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In a Glass House [Paperback]

Nino Ricci
4.7 out of 5 stars  See all reviews (3 customer reviews)
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Product Description

From Publishers Weekly

This sequel to the well-received The Book of Saints again follows the Innocente family, here having left Italy to settle in a Canadian farming community called Mersea on the shores of Lake Erie. Unlike the previous novel, however, this one has only mixed success. The tale is nicely wrought and lovingly written, but it suffers from a thin plot and a morass of self-analysis from its narrator, Vittorio. In 1961, when the novel opens, Vittorio is seven; he and his illegitimate half-sister, Rita, have joined Vittorio's moody father, a greenhouse keeper, who hates the infant Rita because she reminds him of his faithless wife. Vittorio hopes desperately to make a connection with his father, who only withdraws further, living at such a remove from his surroundings that he rarely speaks even to his children. Vittorio's attempts to connect elsewhere, either in Mersea's Italian community or in the surrounding Canadian culture, meet with rejection or misunderstanding. Yet he slowly navigates through the elements of his life, gaining perspective, finding a girlfriend, attending college and traveling to Africa. Rita finally escapes from the family with an awful ruse, better left unrevealed. In places, Ricci tells his tale beautifully, but he seems to have fallen under the spell of his own prose, which, like the protagonist, turns in upon itself a little too deeply.
Copyright 1995 Reed Business Information, Inc. --This text refers to an out of print or unavailable edition of this title.

From Library Journal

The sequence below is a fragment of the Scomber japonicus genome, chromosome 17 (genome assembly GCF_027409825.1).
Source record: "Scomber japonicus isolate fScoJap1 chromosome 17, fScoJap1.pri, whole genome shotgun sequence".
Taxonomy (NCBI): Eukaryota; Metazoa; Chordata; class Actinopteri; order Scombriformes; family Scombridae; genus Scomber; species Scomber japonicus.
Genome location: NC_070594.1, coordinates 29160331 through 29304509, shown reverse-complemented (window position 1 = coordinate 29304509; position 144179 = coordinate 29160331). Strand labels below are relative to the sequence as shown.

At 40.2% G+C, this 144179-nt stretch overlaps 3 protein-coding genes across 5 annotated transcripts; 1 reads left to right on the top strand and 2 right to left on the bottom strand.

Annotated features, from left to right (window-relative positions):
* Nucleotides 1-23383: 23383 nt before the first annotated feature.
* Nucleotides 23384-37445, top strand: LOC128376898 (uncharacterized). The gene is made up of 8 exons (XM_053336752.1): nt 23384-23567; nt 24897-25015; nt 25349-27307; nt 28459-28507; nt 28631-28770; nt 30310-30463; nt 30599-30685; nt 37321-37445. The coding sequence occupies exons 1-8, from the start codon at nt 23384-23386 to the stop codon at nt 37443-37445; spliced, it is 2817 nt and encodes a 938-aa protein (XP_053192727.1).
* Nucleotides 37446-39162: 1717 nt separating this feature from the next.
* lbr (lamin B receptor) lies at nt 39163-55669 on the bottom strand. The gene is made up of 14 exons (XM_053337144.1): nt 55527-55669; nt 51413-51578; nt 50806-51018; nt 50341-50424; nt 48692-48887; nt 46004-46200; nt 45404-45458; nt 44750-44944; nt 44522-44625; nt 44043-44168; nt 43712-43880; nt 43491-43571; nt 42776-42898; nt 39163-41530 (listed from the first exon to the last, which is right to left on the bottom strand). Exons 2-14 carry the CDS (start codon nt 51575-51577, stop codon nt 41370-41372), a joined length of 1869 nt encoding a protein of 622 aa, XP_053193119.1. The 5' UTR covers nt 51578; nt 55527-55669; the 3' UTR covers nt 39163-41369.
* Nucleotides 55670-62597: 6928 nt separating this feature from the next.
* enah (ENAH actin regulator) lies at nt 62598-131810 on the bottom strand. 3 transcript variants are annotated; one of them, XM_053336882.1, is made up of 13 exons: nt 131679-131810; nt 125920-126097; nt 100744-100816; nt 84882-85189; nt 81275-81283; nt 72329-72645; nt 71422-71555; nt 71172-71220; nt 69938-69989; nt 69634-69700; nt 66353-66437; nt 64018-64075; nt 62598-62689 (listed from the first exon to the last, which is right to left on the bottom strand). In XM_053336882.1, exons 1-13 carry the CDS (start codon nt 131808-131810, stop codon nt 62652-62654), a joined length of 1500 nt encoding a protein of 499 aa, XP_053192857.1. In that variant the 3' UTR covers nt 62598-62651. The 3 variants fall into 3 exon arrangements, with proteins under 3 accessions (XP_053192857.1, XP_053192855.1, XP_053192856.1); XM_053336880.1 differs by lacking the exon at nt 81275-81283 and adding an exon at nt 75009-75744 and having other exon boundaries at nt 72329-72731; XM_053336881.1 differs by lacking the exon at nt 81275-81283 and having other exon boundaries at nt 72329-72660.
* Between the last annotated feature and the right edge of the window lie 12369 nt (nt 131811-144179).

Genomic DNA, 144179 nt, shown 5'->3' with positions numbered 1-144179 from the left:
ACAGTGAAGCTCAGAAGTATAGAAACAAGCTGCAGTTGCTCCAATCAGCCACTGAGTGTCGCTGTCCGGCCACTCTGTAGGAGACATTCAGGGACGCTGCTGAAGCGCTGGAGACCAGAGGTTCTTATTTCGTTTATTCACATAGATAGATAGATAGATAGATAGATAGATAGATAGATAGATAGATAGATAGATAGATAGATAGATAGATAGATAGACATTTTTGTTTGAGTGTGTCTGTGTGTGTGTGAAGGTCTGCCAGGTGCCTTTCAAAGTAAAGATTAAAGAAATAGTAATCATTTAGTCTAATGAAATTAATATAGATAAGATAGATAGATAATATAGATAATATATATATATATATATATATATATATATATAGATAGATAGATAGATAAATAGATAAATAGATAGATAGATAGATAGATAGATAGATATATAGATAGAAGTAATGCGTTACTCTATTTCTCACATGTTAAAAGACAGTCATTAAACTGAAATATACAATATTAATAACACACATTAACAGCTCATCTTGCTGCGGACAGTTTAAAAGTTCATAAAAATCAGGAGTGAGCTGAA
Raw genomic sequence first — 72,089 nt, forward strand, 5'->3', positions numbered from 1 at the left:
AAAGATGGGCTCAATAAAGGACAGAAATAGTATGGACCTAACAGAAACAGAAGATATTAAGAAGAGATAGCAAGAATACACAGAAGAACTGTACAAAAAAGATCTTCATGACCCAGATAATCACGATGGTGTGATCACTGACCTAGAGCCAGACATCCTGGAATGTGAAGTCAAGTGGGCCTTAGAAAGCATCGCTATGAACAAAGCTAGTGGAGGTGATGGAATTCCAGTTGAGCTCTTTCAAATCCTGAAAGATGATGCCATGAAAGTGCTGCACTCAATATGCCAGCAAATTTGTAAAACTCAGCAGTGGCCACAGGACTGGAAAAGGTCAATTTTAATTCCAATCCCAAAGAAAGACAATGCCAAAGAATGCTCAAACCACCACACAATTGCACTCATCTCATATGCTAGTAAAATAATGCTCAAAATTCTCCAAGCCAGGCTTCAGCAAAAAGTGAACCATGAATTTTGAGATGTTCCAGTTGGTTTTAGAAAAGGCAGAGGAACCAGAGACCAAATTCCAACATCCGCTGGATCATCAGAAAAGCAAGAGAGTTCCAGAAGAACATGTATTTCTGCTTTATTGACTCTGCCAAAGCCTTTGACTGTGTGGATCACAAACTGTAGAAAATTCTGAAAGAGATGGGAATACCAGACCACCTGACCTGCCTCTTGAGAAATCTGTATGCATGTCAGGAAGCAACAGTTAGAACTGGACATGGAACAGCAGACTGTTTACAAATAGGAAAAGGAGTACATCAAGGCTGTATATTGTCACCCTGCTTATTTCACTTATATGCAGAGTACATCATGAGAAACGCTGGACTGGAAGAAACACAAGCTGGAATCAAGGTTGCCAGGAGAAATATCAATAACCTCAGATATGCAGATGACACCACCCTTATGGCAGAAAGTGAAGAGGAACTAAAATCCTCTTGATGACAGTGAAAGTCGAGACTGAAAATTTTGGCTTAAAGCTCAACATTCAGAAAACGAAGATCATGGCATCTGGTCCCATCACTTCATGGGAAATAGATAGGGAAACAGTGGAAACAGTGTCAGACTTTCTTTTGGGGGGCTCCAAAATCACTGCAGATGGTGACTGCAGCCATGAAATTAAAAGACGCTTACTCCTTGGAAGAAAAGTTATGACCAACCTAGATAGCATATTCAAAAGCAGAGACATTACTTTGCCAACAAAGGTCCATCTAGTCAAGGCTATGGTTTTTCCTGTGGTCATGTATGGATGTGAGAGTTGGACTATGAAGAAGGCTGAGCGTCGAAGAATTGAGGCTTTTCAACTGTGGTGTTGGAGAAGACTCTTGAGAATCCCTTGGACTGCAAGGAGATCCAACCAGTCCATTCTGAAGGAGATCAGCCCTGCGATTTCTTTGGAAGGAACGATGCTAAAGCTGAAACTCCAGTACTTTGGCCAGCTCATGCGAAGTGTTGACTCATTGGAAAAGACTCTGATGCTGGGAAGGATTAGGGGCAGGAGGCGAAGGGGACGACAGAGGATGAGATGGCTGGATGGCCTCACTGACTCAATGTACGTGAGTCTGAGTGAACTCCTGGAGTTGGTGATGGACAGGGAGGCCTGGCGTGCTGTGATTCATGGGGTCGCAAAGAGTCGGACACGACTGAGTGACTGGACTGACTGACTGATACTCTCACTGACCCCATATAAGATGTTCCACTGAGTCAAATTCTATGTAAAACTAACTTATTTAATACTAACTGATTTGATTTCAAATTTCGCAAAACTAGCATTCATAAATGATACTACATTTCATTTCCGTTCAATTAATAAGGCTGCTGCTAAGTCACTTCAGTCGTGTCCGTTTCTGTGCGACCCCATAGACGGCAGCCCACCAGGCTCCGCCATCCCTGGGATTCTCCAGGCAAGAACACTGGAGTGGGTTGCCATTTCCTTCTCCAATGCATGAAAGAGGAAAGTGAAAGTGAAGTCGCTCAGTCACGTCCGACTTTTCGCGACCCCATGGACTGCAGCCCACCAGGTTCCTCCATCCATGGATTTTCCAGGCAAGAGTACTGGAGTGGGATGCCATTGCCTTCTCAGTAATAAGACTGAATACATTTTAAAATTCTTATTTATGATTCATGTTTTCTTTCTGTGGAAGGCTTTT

In this sequel to The Book of the Saints (LJ 5/1/91), young Vittorio Innocente leaves Italy and his dead mother to join his estranged father in Canada. But the shame of his mother's adulterous affair and subsequent death in childbirth poisons life with his embittered father. Emotions explode when his Aunt Theresa arrives with his baby half-sister, Rita, but then like the vegetables they labor to grow under acres of glass in a hostile climate, the Innocentes struggle to fashion a family from the wreckage of dashed hopes. Caught between his father's dark fury and his aloof half-sister, Vittorio struggles to escape the hothouse environment of an immigrant community isolated by custom and language. Ricci adroitly portrays the developing awareness of a child growing into adulthood whose emotional scars barely heal before they are ripped open by fresh revelations. Through Vittorio's brooding sensitivity, Ricci explores what binds these volatile characters into a family as well as what ultimately drives them apart. Recommended for all collections.?Paul E. Hutchison, Bellefonte, Pa.
Copyright 1995 Reed Business Information, Inc. --This text refers to an out of print or unavailable edition of this title.

From Booklist